Everything I need to know about myself I learned in art class
Art can be a beautiful accident. Finding yourself during art class can be one too.
This summer, I enthusiastically signed up for and took a class at Healing Forest Studio in Waukesha. Perfectly located near my yoga teachers at Heffernan Wellness, I figured I could knock out some spiritual, physical and creative energy all in one locale.
Drawing, painting or any kind of physical actualization of a graphic idea translated from my hand onto paper has always fascinated and challenged me.
Putting brush and medium to skin for makeup artistry is a completely different story. The curves of a face, supported by the unique bone structure and skin texture of each of my clients inspires me to paint each of them their most gorgeous version of themselves. I find comfort in my familiar tools, my favorite products and am able to emphasize a face's strengths, while camouflaging flaws.
For some reason, translating an idea from my mind onto paper using pen, ink, charcoal, paint ... never really comes out right or accurate to the vision in my head.
So, I thought, why not start with the basics? Get some training. Learn something new. I was sure it would improve my makeup skills and probably lead to my next career as a tattoo artist or perhaps lead to a gallery showing of my brilliant work.
I arrived for my first class with the enthusiasm of a self-assured kindergartener, poised for the debut of an academic career with a shiny new lunchbox and Care Bears/Barbie/"Star Wars" backpack.
The class was a "make up" (irony at its best) since I had missed day one and actually turned out to be a private one with artist and co-owner of Healing Forest, Lori Slocomb.
I was tickled to have one-on-one attention with a gifted artist and was sure this was my ticket to ART! We got to know each other through giggles and chatter, discovered we had much in common and then began the lesson.
Suddenly, the clock slowed down. Time seemed to stretch out into layers of forever.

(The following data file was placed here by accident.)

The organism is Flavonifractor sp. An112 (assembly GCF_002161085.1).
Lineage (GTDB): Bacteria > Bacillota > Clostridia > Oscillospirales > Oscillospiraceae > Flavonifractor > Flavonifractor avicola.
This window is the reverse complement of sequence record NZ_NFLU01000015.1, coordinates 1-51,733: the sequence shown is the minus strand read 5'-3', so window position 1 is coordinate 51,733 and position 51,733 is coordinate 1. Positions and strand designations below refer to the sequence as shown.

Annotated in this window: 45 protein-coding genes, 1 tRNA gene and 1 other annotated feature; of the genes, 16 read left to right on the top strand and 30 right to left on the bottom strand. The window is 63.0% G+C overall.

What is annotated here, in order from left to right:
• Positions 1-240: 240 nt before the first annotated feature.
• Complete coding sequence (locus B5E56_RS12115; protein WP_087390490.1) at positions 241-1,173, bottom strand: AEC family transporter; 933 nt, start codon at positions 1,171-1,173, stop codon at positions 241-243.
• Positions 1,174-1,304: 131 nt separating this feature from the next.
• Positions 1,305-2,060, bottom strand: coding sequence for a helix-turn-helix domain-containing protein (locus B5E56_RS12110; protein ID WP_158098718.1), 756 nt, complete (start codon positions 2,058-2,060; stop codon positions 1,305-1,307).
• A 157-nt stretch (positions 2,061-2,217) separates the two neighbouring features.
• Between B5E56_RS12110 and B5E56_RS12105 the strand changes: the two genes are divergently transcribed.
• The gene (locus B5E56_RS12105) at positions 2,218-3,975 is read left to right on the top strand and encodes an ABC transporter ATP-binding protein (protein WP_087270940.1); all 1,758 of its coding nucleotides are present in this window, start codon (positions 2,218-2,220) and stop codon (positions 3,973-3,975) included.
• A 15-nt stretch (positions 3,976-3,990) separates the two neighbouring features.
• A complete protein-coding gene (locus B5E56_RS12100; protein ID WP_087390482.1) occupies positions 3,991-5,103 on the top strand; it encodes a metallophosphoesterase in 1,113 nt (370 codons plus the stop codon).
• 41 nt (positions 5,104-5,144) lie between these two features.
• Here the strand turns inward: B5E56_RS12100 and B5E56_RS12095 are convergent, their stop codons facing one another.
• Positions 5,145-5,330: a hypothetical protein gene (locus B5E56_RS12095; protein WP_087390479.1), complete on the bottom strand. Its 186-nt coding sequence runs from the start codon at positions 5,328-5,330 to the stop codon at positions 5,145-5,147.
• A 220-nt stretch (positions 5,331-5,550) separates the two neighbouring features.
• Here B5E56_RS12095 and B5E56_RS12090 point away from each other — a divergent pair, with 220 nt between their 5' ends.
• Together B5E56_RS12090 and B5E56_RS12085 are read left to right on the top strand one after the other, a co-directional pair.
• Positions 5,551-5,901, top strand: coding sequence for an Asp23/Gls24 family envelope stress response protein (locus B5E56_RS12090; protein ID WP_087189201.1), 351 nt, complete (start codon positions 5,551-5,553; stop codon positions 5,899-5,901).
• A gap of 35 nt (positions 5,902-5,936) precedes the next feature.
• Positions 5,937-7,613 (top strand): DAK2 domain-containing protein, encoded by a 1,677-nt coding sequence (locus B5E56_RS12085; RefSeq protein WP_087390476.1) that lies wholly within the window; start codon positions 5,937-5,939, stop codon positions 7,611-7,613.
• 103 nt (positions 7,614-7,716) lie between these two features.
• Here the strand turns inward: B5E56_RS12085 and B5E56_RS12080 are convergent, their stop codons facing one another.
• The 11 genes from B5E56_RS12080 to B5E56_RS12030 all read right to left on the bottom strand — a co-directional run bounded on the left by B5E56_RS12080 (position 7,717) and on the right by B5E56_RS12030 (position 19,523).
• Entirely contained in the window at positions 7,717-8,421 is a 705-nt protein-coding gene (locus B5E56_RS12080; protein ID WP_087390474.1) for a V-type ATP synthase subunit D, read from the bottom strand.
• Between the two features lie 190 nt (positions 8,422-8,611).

Although I grasped what she was saying, the vine charcoal felt awkward in my hands, the terminology confused me (terms in makeup artistry conflict with those in fine art) and I felt less than proficient at what was supposed to be the simplest of tasks. But, I finished and walked out pumped up for my homework and eager for my next class, which proved to be even more revealing.
This time there were two students – another "make up" class. The assignment was to use negative space to draw a still life rendering of twigs in a crate.
I picked up my pencil with great aplomb, only to be crushed moments later by the noise in my mind.
I could not for the life of me follow the line of one twig. My eyes darted and hurt. I erased and tried again.
I felt my face get hot and tears begin to well in my heavily made-up eyes.
DO NOT CRY! DO NOT CRY!
The heat intensified as I diagnosed myself with ADHD and felt great empathy for kids in school that deal with that challenge.
STAY IN YOUR SEAT.
I was fighting my own instinct to bolt when the going gets tough.
DO NOT RUN! DO NOT RUN!
And suddenly, my heartbeat began to slow. I took deeper, more complete breaths as I realized that this art class was not about "becoming an artist" or learning to draw for me.
No, this was bigger.
This was about conquering my personal demons.
This was about me being OK with not being good at something right away, or at all for that matter.
This was about me sticking things out.
This was about me not being self-critical.
This was about me finding interest in the banal.
This was about learning to focus while being still.
I guess everything I need to know about myself – I learned in art class.
(Note: Wanna learn something about yourself and maybe even gain a new skill? I highly recommend checking out Healing Forest Studio. Owners Lori Slocomb and Lucas Klocke are expanding this fall and re-opening in Downtown Waukesha. Call or email for more info – Lucas is wonderfully patient and thorough with any questions or concerns you might have. Lori is an incredible artist and a patron saint of all art teachers.)
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